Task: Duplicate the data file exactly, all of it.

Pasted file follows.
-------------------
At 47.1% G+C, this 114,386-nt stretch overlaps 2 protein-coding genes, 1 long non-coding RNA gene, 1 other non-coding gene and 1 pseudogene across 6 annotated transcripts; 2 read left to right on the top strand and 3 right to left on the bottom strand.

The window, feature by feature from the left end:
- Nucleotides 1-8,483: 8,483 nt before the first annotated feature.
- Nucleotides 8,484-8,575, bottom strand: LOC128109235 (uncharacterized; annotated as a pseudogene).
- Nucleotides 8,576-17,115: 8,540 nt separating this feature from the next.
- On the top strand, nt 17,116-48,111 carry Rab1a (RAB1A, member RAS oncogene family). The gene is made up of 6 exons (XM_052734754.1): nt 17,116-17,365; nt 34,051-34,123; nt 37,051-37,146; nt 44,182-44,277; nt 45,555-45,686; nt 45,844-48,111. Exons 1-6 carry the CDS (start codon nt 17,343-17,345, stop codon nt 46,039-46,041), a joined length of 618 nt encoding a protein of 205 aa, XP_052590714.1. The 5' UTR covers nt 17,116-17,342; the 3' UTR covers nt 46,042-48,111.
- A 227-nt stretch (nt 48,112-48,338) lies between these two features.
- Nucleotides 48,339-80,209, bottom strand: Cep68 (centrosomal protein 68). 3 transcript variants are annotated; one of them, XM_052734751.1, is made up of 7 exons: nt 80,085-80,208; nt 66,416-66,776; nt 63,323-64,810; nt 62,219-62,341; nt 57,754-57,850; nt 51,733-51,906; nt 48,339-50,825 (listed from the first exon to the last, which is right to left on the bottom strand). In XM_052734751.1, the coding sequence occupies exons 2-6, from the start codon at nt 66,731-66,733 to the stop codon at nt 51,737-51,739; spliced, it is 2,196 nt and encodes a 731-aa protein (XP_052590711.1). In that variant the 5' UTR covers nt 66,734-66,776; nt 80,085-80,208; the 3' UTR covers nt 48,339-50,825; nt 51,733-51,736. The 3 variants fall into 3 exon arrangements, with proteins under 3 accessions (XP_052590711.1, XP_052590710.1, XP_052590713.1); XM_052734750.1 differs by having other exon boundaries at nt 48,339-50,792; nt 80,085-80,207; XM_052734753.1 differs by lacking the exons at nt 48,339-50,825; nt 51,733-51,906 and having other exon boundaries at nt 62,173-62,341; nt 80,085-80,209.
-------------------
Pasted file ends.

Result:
At 47.1% G+C, this 114,386-nt stretch overlaps 2 protein-coding genes, 1 long non-coding RNA gene, 1 other non-coding gene and 1 pseudogene across 6 annotated transcripts; 2 read left to right on the top strand and 3 right to left on the bottom strand.

The window, feature by feature from the left end:
- Nucleotides 1-8,483: 8,483 nt before the first annotated feature.
- Nucleotides 8,484-8,575, bottom strand: LOC128109235 (uncharacterized; annotated as a pseudogene).
- Nucleotides 8,576-17,115: 8,540 nt separating this feature from the next.
- On the top strand, nt 17,116-48,111 carry Rab1a (RAB1A, member RAS oncogene family). The gene is made up of 6 exons (XM_052734754.1): nt 17,116-17,365; nt 34,051-34,123; nt 37,051-37,146; nt 44,182-44,277; nt 45,555-45,686; nt 45,844-48,111. Exons 1-6 carry the CDS (start codon nt 17,343-17,345, stop codon nt 46,039-46,041), a joined length of 618 nt encoding a protein of 205 aa, XP_052590714.1. The 5' UTR covers nt 17,116-17,342; the 3' UTR covers nt 46,042-48,111.
- A 227-nt stretch (nt 48,112-48,338) lies between these two features.
- Nucleotides 48,339-80,209, bottom strand: Cep68 (centrosomal protein 68). 3 transcript variants are annotated; one of them, XM_052734751.1, is made up of 7 exons: nt 80,085-80,208; nt 66,416-66,776; nt 63,323-64,810; nt 62,219-62,341; nt 57,754-57,850; nt 51,733-51,906; nt 48,339-50,825 (listed from the first exon to the last, which is right to left on the bottom strand). In XM_052734751.1, the coding sequence occupies exons 2-6, from the start codon at nt 66,731-66,733 to the stop codon at nt 51,737-51,739; spliced, it is 2,196 nt and encodes a 731-aa protein (XP_052590711.1). In that variant the 5' UTR covers nt 66,734-66,776; nt 80,085-80,208; the 3' UTR covers nt 48,339-50,825; nt 51,733-51,736. The 3 variants fall into 3 exon arrangements, with proteins under 3 accessions (XP_052590711.1, XP_052590710.1, XP_052590713.1); XM_052734750.1 differs by having other exon boundaries at nt 48,339-50,792; nt 80,085-80,207; XM_052734753.1 differs by lacking the exons at nt 48,339-50,825; nt 51,733-51,906 and having other exon boundaries at nt 62,173-62,341; nt 80,085-80,209.